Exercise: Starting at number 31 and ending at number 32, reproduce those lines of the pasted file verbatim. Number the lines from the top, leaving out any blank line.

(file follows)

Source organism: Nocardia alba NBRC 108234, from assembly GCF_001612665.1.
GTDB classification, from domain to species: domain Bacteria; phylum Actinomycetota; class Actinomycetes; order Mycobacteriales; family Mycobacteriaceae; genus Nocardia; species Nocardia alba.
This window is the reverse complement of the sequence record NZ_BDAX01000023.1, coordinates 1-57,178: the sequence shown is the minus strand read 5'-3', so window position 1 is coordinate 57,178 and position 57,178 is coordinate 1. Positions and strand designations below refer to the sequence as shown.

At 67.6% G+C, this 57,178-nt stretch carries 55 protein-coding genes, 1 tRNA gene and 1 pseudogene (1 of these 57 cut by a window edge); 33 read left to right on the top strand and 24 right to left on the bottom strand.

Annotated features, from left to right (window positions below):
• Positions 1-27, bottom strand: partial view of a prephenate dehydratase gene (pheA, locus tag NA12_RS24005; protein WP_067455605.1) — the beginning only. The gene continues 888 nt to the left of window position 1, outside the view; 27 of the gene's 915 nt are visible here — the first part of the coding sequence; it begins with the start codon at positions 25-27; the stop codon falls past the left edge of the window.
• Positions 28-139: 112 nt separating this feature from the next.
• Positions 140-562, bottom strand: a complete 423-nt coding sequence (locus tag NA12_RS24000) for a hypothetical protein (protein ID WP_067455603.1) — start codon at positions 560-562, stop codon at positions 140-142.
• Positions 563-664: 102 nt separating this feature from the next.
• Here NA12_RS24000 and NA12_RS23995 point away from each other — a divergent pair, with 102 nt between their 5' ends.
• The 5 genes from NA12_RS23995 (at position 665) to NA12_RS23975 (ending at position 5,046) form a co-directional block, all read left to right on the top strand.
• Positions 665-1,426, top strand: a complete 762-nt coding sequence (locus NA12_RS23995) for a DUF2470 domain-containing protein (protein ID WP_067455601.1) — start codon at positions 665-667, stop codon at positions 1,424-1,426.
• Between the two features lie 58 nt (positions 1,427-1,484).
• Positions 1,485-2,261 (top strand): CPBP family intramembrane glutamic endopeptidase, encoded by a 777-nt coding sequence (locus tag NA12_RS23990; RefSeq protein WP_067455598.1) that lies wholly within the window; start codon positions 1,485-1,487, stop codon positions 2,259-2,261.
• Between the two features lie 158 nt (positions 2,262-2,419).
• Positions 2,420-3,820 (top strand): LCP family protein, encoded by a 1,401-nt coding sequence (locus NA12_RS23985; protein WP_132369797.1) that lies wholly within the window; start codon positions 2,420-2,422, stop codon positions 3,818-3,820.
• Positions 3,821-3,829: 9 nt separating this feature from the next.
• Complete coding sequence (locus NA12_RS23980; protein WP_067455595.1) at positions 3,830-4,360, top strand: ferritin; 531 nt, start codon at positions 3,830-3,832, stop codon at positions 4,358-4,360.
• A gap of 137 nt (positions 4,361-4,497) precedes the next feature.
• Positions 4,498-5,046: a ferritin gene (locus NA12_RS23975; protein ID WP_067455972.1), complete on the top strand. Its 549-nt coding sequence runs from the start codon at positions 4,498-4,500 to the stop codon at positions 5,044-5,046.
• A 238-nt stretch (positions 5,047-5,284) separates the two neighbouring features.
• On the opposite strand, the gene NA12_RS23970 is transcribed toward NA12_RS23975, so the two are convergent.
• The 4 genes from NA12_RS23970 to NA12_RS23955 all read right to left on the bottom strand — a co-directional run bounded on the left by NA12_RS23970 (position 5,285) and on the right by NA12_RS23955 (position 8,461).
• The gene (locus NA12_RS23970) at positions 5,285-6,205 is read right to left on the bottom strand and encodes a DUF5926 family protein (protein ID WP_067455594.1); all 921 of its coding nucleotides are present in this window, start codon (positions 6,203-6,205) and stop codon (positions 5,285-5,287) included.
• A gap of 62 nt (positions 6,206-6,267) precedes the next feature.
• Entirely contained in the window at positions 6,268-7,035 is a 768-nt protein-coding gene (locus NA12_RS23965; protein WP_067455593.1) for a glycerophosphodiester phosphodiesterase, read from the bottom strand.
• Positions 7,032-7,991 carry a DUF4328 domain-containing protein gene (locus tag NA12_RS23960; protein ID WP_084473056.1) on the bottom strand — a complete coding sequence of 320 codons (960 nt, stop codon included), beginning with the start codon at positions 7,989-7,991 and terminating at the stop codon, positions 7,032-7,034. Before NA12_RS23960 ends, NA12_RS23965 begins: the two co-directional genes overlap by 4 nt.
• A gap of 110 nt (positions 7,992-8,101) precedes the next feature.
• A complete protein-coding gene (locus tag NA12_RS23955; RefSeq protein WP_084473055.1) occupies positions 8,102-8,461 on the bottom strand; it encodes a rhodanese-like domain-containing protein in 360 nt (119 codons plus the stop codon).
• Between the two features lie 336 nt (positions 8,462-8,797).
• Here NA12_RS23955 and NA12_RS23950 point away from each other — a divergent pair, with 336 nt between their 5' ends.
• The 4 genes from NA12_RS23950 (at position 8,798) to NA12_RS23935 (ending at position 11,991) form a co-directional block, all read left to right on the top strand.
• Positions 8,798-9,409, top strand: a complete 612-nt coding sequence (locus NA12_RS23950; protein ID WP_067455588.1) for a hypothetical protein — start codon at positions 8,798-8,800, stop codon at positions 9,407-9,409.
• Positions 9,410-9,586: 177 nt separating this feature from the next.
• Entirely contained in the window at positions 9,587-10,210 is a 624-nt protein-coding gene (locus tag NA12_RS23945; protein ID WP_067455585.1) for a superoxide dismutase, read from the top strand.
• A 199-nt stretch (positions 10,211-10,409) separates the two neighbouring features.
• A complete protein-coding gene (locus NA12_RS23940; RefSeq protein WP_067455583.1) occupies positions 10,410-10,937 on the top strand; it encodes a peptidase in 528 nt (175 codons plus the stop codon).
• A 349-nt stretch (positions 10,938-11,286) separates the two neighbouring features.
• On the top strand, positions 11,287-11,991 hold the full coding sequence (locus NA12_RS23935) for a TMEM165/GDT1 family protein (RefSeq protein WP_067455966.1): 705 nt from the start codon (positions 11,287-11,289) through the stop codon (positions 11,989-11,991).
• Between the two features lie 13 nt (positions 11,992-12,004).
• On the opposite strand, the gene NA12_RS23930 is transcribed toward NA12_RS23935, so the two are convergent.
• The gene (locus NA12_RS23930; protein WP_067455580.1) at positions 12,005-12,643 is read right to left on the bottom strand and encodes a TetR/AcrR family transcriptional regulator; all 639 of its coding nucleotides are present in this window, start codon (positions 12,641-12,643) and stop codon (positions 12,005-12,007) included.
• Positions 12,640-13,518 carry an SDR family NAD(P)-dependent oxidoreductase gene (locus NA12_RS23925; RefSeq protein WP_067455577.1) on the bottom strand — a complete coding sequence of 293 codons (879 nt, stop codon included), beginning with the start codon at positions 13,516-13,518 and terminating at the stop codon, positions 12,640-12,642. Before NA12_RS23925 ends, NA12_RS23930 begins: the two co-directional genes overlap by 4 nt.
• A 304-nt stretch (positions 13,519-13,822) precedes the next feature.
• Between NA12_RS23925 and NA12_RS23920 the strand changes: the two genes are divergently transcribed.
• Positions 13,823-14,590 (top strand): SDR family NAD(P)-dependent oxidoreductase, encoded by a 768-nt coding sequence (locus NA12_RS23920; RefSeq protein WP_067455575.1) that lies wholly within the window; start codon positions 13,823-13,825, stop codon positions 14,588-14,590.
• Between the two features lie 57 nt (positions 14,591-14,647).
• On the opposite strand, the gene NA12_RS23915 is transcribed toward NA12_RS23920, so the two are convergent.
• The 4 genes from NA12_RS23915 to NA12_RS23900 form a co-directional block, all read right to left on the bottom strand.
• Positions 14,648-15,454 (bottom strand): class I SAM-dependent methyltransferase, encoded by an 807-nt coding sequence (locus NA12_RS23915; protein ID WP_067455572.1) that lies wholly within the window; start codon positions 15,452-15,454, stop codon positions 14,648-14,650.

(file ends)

• Here NA12_RS23955 and NA12_RS23950 point away from each other — a divergent pair, with 336 nt between their 5' ends.
• The 4 genes from NA12_RS23950 (at position 8,798) to NA12_RS23935 (ending at position 11,991) form a co-directional block, all read left to right on the top strand.